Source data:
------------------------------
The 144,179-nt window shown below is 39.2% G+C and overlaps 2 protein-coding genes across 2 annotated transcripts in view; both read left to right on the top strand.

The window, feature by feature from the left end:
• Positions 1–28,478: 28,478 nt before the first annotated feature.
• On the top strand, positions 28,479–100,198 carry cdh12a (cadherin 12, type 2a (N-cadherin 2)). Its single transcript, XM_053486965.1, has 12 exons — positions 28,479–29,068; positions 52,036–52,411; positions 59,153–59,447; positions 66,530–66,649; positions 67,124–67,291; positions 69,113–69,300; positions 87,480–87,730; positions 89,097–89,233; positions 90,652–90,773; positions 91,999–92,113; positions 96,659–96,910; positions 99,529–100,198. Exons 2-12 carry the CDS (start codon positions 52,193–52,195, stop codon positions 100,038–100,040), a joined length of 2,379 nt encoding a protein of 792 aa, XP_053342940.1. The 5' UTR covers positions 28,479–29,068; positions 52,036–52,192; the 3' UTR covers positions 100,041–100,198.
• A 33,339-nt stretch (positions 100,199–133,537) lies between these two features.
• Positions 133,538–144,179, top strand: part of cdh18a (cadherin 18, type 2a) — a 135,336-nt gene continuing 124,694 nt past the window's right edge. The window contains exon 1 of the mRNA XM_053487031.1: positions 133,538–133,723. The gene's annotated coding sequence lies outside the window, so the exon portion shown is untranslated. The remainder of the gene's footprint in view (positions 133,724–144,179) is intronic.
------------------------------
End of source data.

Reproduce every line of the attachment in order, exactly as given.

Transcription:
The 144,179-nt window shown below is 39.2% G+C and overlaps 2 protein-coding genes across 2 annotated transcripts in view; both read left to right on the top strand.

The window, feature by feature from the left end:
• Positions 1–28,478: 28,478 nt before the first annotated feature.
• On the top strand, positions 28,479–100,198 carry cdh12a (cadherin 12, type 2a (N-cadherin 2)). Its single transcript, XM_053486965.1, has 12 exons — positions 28,479–29,068; positions 52,036–52,411; positions 59,153–59,447; positions 66,530–66,649; positions 67,124–67,291; positions 69,113–69,300; positions 87,480–87,730; positions 89,097–89,233; positions 90,652–90,773; positions 91,999–92,113; positions 96,659–96,910; positions 99,529–100,198. Exons 2-12 carry the CDS (start codon positions 52,193–52,195, stop codon positions 100,038–100,040), a joined length of 2,379 nt encoding a protein of 792 aa, XP_053342940.1. The 5' UTR covers positions 28,479–29,068; positions 52,036–52,192; the 3' UTR covers positions 100,041–100,198.
• A 33,339-nt stretch (positions 100,199–133,537) lies between these two features.
• Positions 133,538–144,179, top strand: part of cdh18a (cadherin 18, type 2a) — a 135,336-nt gene continuing 124,694 nt past the window's right edge. The window contains exon 1 of the mRNA XM_053487031.1: positions 133,538–133,723. The gene's annotated coding sequence lies outside the window, so the exon portion shown is untranslated. The remainder of the gene's footprint in view (positions 133,724–144,179) is intronic.